|The first excerpt represents the element of Air. It speaks of mental influences and the process of thought, and is drawn from Crito by Plato:
do evil, or return evil for evil, or betray the right. Are these
principles to be altered because the circumstances of Socrates are altered?
Crito admits that they remain the same. Then is his escape consistent with
the maintenance of them? To this Crito is unable or unwilling to reply.
Socrates proceeds:--Suppose the Laws of Athens to come and remonstrate with
him: they will ask 'Why does he seek to overturn them?' and if he replies,
'they have injured him,' will not the Laws answer, 'Yes, but was that the
agreement? Has he any objection to make to them which would justify him in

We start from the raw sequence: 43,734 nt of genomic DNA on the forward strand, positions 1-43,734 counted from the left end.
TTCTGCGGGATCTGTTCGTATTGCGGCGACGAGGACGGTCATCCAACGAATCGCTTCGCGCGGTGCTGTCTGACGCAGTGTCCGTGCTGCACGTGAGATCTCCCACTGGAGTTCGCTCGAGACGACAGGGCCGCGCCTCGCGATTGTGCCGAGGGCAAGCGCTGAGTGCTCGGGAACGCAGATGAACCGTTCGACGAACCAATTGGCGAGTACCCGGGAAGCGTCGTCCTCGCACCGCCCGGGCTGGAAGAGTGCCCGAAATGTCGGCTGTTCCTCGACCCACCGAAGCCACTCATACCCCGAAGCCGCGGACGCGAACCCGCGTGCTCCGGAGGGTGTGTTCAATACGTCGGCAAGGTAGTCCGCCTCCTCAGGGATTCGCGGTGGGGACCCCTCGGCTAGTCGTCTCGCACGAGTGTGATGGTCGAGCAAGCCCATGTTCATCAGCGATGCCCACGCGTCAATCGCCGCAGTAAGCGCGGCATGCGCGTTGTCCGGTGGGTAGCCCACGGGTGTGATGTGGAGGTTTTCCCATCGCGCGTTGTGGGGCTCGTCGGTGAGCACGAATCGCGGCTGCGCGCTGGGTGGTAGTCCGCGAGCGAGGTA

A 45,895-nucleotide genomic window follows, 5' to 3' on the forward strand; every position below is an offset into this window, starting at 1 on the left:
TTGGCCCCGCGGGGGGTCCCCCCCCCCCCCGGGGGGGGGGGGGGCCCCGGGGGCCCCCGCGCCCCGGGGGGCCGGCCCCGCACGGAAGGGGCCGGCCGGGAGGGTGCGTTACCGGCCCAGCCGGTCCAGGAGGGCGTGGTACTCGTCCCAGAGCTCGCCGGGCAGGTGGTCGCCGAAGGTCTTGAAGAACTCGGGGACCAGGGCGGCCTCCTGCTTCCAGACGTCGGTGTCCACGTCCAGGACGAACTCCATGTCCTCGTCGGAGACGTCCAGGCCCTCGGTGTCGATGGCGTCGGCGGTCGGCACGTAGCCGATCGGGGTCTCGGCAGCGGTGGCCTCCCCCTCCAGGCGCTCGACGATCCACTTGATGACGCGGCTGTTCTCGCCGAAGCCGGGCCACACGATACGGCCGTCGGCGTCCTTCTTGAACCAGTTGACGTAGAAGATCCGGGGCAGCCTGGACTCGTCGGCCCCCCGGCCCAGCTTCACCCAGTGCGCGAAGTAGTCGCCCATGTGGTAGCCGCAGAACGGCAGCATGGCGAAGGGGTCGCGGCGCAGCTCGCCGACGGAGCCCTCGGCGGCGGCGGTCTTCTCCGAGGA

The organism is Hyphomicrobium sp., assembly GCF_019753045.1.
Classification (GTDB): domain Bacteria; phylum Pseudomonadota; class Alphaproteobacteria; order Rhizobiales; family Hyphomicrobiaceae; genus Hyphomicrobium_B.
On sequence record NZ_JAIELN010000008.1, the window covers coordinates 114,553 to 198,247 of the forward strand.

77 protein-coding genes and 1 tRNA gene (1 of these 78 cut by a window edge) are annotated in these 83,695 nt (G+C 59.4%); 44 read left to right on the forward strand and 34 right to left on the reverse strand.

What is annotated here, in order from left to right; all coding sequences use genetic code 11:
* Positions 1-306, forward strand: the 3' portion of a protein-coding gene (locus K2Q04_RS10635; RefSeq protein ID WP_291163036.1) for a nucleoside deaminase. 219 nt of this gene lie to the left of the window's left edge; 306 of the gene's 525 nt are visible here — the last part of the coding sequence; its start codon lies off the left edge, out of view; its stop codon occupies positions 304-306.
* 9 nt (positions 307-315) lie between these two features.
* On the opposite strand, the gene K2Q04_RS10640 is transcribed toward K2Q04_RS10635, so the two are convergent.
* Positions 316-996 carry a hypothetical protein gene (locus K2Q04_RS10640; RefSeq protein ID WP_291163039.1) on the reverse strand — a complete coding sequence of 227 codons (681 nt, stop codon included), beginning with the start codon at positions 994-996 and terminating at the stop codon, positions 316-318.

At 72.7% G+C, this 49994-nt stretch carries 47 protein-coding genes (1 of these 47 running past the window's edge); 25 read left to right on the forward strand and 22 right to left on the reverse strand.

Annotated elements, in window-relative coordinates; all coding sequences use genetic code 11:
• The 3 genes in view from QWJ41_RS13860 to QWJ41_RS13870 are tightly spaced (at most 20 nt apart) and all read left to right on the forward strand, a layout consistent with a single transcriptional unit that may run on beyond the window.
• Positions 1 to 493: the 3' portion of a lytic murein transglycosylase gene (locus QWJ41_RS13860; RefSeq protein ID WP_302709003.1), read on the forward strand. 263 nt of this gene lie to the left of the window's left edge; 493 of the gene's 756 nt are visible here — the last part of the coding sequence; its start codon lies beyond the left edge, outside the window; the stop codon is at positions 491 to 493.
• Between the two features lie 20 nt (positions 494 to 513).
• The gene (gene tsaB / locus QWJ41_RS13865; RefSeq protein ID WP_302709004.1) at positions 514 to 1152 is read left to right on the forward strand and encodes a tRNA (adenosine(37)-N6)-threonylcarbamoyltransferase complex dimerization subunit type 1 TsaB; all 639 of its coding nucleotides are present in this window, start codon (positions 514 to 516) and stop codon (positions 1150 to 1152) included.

overturning them? Was he not brought into the world and educated by their
help, and are they not his parents? He might have left Athens and gone
where he pleased, but he has lived there for seventy years more constantly
|The second excerpt represents the element of Fire. It speaks of emotional influences and base passions, and is drawn from Sons of the Soil by Honore de Balzac:
or as a downright gift. In reprisals, as it were, of her youth the old
actress was pillaged; so discreetly pillaged, however, that those who
throve upon her kept their depredations within certain limits lest
even her eyes might be opened and she should sell Les Aigues and
return to Paris.
This system of "pickings" was, alas! the cause of Paul-Louis Carter's
assassination; he committed the mistake of advertising the sale of his
estate and allowing it to be known that he should take away his wife,
on whom a number of the Tonsards of Lorraine were battening. Fearing
to lose Madame des Aigues, the marauders on the estate forbore to cut
the young trees, unless pushed to extremities by finding no branches